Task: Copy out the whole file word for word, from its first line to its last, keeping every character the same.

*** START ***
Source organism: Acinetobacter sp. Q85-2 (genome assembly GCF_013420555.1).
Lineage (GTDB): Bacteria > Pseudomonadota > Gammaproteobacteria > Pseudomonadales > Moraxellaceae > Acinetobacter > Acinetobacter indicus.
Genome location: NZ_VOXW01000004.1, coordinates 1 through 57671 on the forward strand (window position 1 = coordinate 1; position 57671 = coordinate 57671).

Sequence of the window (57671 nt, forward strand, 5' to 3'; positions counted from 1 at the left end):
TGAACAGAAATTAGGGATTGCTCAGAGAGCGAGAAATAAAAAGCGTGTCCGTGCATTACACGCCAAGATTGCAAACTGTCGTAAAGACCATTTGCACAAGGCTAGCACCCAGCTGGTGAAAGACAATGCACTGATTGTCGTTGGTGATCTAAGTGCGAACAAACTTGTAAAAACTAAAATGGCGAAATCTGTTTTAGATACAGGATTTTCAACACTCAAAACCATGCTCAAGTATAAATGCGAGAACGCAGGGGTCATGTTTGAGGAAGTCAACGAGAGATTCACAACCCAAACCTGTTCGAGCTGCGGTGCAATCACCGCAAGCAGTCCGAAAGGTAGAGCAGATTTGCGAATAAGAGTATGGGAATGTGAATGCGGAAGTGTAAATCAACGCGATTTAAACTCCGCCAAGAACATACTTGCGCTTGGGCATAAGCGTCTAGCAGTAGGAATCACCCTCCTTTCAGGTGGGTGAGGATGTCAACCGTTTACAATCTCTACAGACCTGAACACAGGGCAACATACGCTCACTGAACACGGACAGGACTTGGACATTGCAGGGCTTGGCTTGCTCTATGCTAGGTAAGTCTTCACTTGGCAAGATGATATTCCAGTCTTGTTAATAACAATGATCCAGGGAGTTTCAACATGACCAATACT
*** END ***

Source organism: Acinetobacter sp. Q85-2 (genome assembly GCF_013420555.1).
Lineage (GTDB): Bacteria > Pseudomonadota > Gammaproteobacteria > Pseudomonadales > Moraxellaceae > Acinetobacter > Acinetobacter indicus.
Genome location: NZ_VOXW01000004.1, coordinates 1 through 57671 on the forward strand (window position 1 = coordinate 1; position 57671 = coordinate 57671).

Sequence of the window (57671 nt, forward strand, 5' to 3'; positions counted from 1 at the left end):
TGAACAGAAATTAGGGATTGCTCAGAGAGCGAGAAATAAAAAGCGTGTCCGTGCATTACACGCCAAGATTGCAAACTGTCGTAAAGACCATTTGCACAAGGCTAGCACCCAGCTGGTGAAAGACAATGCACTGATTGTCGTTGGTGATCTAAGTGCGAACAAACTTGTAAAAACTAAAATGGCGAAATCTGTTTTAGATACAGGATTTTCAACACTCAAAACCATGCTCAAGTATAAATGCGAGAACGCAGGGGTCATGTTTGAGGAAGTCAACGAGAGATTCACAACCCAAACCTGTTCGAGCTGCGGTGCAATCACCGCAAGCAGTCCGAAAGGTAGAGCAGATTTGCGAATAAGAGTATGGGAATGTGAATGCGGAAGTGTAAATCAACGCGATTTAAACTCCGCCAAGAACATACTTGCGCTTGGGCATAAGCGTCTAGCAGTAGGAATCACCCTCCTTTCAGGTGGGTGAGGATGTCAACCGTTTACAATCTCTACAGACCTGAACACAGGGCAACATACGCTCACTGAACACGGACAGGACTTGGACATTGCAGGGCTTGGCTTGCTCTATGCTAGGTAAGTCTTCACTTGGCAAGATGATATTCCAGTCTTGTTAATAACAATGATCCAGGGAGTTTCAACATGACCAATACT